2018 was a particularly challenging year for big hotel chains like Marriott International and the Radisson Hotel Group, with reports of customers’ data being at risk because of data breaches and potential data hacks. According to HotelNewsNow.com, “more than a dozen data breaches have been reported by hotels” over the last decade – and it is feared that this number will only continue to grow.
A large amount of personal data – details across identification, reservations and even preferences – is transacted with and stored in the hotels’ databases every day. Thus, when these databases are hacked and data is breached, there is an abundance of information for hackers to commit financial fraud with.
So, how can hotels continue to remain secure in the face of hackers and breaches?
1) Avoid storing data in one premise
Just like the saying “don’t put all your eggs in one basket”, the same goes to the storing of data. Consider storing them in multiple “compartments” or locations regardless of on-premise or cloud servers, with unique passwords associated with each. By keeping data separately, this could prove to be an effective deterrent for hackers, as the retrieval of data from a property management system (PMS) could instead be cumbersome and time consuming.
2) Use minimum data – and encrypt it
Hotels should take advantage of data minimization and retain only the necessary information needed for the respective transactions – in other words, to adopt the practices of decluttering guru Marie Kondo when it comes to data. Minimizing data could mean the use of only email addresses and verified digital identities for validation upon check in. Other information like passport number and selfie images (used during check in) should be purged as soon as possible, so as to prevent any leaks in the event of a data breach.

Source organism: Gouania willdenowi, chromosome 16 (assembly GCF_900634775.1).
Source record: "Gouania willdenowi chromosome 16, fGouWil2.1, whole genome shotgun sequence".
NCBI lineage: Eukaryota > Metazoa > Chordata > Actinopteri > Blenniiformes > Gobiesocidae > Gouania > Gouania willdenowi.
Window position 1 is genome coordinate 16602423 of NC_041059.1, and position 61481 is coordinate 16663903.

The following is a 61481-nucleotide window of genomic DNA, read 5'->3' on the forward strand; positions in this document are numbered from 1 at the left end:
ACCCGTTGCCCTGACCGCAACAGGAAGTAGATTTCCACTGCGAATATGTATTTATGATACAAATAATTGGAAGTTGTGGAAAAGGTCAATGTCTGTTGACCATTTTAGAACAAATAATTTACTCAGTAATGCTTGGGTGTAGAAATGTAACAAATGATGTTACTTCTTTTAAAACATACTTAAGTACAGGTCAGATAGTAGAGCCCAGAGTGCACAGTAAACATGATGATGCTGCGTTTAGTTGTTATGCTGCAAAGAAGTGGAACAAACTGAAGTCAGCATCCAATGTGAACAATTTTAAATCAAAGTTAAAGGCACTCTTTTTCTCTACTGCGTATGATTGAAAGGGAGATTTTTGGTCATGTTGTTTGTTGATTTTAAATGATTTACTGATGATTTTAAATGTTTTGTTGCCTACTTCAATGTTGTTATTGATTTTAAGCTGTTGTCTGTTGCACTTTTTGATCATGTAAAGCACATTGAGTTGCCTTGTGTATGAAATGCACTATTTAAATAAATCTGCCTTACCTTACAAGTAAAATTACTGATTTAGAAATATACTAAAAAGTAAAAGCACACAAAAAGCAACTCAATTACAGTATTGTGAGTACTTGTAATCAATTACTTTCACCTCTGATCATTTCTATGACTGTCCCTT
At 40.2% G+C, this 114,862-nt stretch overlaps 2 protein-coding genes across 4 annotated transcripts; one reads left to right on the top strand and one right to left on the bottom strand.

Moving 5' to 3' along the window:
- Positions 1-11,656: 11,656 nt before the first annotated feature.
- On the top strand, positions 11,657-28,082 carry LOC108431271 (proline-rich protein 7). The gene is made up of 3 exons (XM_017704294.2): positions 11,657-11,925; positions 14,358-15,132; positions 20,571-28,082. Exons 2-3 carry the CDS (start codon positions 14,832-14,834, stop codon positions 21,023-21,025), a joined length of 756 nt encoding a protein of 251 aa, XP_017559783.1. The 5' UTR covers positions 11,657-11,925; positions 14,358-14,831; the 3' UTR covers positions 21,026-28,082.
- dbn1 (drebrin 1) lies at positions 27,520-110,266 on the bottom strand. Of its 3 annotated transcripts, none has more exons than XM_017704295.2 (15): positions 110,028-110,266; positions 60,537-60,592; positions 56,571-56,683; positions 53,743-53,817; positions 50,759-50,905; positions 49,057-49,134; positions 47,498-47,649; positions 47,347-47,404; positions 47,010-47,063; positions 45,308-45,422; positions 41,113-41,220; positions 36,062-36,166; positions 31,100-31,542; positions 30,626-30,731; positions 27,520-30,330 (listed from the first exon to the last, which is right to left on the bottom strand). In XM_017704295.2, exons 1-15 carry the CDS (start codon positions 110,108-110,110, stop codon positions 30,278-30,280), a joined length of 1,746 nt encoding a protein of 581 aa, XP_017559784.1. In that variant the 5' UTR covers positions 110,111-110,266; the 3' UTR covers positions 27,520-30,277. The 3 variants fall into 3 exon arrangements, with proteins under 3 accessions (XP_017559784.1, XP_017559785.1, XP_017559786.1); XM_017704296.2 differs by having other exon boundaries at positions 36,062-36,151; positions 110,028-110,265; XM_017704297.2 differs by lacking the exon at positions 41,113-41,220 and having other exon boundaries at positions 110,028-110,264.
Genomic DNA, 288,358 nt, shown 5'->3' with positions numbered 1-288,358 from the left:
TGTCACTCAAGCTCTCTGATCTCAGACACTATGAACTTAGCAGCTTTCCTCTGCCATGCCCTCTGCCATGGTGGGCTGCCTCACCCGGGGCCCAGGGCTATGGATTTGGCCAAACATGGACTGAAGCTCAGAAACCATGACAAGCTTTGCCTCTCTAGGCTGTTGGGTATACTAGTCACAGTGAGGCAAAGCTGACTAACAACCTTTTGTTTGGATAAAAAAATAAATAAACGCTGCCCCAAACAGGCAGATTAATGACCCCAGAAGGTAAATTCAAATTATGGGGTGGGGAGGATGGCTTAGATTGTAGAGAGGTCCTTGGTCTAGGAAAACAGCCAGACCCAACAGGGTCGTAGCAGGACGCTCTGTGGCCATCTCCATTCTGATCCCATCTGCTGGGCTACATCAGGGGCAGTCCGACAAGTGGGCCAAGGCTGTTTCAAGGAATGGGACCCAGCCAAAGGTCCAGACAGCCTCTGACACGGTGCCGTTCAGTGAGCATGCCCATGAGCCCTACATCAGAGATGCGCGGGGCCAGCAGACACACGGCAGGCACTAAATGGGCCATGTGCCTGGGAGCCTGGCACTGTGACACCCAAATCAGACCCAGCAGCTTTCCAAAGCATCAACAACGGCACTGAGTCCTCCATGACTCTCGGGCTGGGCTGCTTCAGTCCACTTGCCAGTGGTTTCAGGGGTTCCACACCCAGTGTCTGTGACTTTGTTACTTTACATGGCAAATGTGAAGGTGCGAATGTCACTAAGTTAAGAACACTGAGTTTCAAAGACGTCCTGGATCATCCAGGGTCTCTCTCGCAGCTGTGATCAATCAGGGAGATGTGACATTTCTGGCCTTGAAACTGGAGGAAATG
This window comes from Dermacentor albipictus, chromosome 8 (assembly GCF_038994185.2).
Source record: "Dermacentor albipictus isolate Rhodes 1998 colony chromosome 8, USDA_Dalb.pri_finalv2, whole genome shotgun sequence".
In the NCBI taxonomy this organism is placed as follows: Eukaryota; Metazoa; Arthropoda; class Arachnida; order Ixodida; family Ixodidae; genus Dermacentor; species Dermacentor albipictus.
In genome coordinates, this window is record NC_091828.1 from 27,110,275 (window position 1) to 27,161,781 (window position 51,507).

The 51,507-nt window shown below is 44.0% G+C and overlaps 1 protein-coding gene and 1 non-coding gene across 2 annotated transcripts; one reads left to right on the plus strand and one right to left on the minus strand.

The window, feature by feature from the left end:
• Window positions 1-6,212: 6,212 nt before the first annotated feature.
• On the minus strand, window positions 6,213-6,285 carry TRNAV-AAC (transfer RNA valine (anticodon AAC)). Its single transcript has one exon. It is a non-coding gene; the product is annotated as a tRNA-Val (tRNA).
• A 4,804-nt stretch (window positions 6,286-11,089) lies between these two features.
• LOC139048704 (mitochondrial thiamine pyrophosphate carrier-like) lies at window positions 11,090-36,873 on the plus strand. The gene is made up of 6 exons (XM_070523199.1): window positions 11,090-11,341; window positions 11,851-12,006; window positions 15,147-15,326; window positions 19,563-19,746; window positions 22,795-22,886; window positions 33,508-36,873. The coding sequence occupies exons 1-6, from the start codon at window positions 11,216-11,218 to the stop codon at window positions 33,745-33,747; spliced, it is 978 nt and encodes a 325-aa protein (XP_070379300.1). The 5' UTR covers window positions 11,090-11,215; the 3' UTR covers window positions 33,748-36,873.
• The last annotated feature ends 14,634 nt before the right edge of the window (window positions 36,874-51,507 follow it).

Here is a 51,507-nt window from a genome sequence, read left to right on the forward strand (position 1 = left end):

Encryption – encoding and privatizing information for an intended recipient – is also an important step when storing or sending data, to protect your guests’ vital information.
3) Leverage on suitable artificial intelligence and computer vision technologies
Ultimately, hotels are obligated to protect guests’ personal information, which is voluminously collected on a daily basis. Storing sensitive data such as passport scan images are dangerous. It is better to apply machine-learning recognition technologies allows for a safer, quicker and more accurate way to verify user identification data, and then discard it after the verification is complete.
For example, GTRIIP’s mobile check-in solution interfaced with government driven initiatives such as E-Visitor Authentication (EVA) system utilizes the patented Passport Data Page Detection models to verify photo IDs that are not easily validated by the naked eye, minimizing human error; and complete the hotel check-in without having to store any personally identifiable guest data on premise or cloud.
With such technologies available, hotels no longer have a reason to manually check through one passport at a time.